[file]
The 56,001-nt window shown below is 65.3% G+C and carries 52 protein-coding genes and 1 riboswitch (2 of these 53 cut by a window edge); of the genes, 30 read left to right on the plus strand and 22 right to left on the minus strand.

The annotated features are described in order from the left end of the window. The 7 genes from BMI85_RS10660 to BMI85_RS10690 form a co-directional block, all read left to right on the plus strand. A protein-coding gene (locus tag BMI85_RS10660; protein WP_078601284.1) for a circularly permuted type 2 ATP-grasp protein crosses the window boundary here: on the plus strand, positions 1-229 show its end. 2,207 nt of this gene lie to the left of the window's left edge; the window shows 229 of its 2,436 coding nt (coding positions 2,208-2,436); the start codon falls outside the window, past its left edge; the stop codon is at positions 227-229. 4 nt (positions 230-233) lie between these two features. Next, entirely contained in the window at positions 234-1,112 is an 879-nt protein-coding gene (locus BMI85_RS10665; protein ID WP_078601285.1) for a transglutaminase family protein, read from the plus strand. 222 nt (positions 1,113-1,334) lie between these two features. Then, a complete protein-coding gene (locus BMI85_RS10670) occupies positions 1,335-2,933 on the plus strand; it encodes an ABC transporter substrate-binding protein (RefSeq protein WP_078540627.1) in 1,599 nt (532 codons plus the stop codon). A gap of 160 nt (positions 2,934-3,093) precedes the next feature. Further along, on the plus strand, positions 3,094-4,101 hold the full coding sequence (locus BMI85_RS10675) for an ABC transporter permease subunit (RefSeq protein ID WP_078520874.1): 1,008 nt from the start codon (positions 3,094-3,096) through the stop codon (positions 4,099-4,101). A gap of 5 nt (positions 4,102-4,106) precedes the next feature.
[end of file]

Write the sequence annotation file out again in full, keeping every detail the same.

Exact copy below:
The 56,001-nt window shown below is 65.3% G+C and carries 52 protein-coding genes and 1 riboswitch (2 of these 53 cut by a window edge); of the genes, 30 read left to right on the plus strand and 22 right to left on the minus strand.

The annotated features are described in order from the left end of the window. The 7 genes from BMI85_RS10660 to BMI85_RS10690 form a co-directional block, all read left to right on the plus strand. A protein-coding gene (locus tag BMI85_RS10660; protein WP_078601284.1) for a circularly permuted type 2 ATP-grasp protein crosses the window boundary here: on the plus strand, positions 1-229 show its end. 2,207 nt of this gene lie to the left of the window's left edge; the window shows 229 of its 2,436 coding nt (coding positions 2,208-2,436); the start codon falls outside the window, past its left edge; the stop codon is at positions 227-229. 4 nt (positions 230-233) lie between these two features. Next, entirely contained in the window at positions 234-1,112 is an 879-nt protein-coding gene (locus BMI85_RS10665; protein ID WP_078601285.1) for a transglutaminase family protein, read from the plus strand. 222 nt (positions 1,113-1,334) lie between these two features. Then, a complete protein-coding gene (locus BMI85_RS10670) occupies positions 1,335-2,933 on the plus strand; it encodes an ABC transporter substrate-binding protein (RefSeq protein WP_078540627.1) in 1,599 nt (532 codons plus the stop codon). A gap of 160 nt (positions 2,934-3,093) precedes the next feature. Further along, on the plus strand, positions 3,094-4,101 hold the full coding sequence (locus BMI85_RS10675) for an ABC transporter permease subunit (RefSeq protein ID WP_078520874.1): 1,008 nt from the start codon (positions 3,094-3,096) through the stop codon (positions 4,099-4,101). A gap of 5 nt (positions 4,102-4,106) precedes the next feature.